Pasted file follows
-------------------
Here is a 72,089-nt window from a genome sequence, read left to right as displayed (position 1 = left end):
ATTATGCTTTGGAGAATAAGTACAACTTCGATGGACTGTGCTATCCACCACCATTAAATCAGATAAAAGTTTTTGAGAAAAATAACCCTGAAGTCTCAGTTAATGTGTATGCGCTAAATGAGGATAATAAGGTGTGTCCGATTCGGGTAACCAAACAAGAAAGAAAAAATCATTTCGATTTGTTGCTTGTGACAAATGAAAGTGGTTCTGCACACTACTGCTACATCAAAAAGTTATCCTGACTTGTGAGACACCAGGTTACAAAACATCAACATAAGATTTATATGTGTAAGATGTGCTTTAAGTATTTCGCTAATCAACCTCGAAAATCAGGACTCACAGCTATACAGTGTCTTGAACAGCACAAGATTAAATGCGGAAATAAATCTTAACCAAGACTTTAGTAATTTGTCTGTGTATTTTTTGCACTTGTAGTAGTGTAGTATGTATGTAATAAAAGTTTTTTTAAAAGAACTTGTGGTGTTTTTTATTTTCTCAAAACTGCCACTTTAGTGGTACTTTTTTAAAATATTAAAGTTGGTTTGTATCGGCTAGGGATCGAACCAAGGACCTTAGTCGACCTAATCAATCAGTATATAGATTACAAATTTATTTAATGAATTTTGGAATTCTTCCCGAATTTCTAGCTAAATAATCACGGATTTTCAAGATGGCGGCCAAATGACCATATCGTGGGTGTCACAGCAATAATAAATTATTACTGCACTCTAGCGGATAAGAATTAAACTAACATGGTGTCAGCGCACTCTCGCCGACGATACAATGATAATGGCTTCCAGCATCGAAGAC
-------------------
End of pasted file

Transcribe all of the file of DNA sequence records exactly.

Here is a 72,089-nt window from a genome sequence, read left to right as displayed (position 1 = left end):
ATTATGCTTTGGAGAATAAGTACAACTTCGATGGACTGTGCTATCCACCACCATTAAATCAGATAAAAGTTTTTGAGAAAAATAACCCTGAAGTCTCAGTTAATGTGTATGCGCTAAATGAGGATAATAAGGTGTGTCCGATTCGGGTAACCAAACAAGAAAGAAAAAATCATTTCGATTTGTTGCTTGTGACAAATGAAAGTGGTTCTGCACACTACTGCTACATCAAAAAGTTATCCTGACTTGTGAGACACCAGGTTACAAAACATCAACATAAGATTTATATGTGTAAGATGTGCTTTAAGTATTTCGCTAATCAACCTCGAAAATCAGGACTCACAGCTATACAGTGTCTTGAACAGCACAAGATTAAATGCGGAAATAAATCTTAACCAAGACTTTAGTAATTTGTCTGTGTATTTTTTGCACTTGTAGTAGTGTAGTATGTATGTAATAAAAGTTTTTTTAAAAGAACTTGTGGTGTTTTTTATTTTCTCAAAACTGCCACTTTAGTGGTACTTTTTTAAAATATTAAAGTTGGTTTGTATCGGCTAGGGATCGAACCAAGGACCTTAGTCGACCTAATCAATCAGTATATAGATTACAAATTTATTTAATGAATTTTGGAATTCTTCCCGAATTTCTAGCTAAATAATCACGGATTTTCAAGATGGCGGCCAAATGACCATATCGTGGGTGTCACAGCAATAATAAATTATTACTGCACTCTAGCGGATAAGAATTAAACTAACATGGTGTCAGCGCACTCTCGCCGACGATACAATGATAATGGCTTCCAGCATCGAAGAC